As many of you know, I had the great privilege of studying directly with Prof. Cheng Man-Ch’ing from 1970 until his passing in 1975. Upon entering his school in February of 1970, I had no idea just how strong an influence he would have on my life.
I think that Professor Cheng was a genius and possessed a very strongly analytical mind. There’s no doubt that his intelligence and wisdom played a great role in how influential he was, but he was also a very friendly, fatherly person, as well as a man of integrity and strong ethics.
Professor Cheng was a Renaissance man, full of many abilities. In China, he was called “Master of the Five Excellences.” The traditional 5 excellences are Painting, Poetry, Calligraphy, Medicine and T’ai Chi. I believe he was also a master of Philosophy. At his school, the Shr Jung, in New York City, he held lectures on Confucius and Lao Tzu. His breadth and depth of knowledge were truly amazing. I think it is fair to say that he mastered whatever he touched upon.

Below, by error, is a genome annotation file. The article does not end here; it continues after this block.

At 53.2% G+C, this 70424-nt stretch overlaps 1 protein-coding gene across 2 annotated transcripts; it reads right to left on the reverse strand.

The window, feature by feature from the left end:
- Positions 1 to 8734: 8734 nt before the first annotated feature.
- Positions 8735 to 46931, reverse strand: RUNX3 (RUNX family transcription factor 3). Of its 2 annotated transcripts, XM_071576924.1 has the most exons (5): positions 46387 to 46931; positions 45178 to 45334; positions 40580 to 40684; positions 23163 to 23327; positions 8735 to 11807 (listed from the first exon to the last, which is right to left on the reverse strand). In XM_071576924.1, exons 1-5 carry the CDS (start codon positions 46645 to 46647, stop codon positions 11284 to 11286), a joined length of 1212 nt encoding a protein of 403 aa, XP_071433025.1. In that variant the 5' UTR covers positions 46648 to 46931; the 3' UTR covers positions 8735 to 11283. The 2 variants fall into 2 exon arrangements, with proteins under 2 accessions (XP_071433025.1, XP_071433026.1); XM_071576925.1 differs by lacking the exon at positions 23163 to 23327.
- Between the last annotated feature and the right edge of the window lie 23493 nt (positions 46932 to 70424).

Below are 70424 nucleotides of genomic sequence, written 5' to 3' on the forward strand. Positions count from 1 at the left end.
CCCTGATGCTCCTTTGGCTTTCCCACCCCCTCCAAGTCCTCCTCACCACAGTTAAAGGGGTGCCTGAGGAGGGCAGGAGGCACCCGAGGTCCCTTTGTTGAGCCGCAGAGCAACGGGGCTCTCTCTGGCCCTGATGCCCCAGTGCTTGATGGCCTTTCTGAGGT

He understood a lot more than the typical person. He created his Yang Short Form from the Yang Long Form, which can be practiced every day for great benefit in as little as 7 minutes. And then he set out to teach Tai Chi to the world for its healthful benefits (which is how I came across him in NYC). I think that he was a very good and patient teacher to be able to share the things he mastered, and this he very much wanted to do. In Taiwan, he founded colleges and was considered a living national treasure. He wrote many books, including those we study on Tai Chi.
In sum, I believe Professor Cheng’s influence – his legacy that continues to live on – is due to the fact that he had an analytical mind coupled with an open heart, coupled with seemingly boundless energy he directed towards sharing with the world.
In T’ai Chi,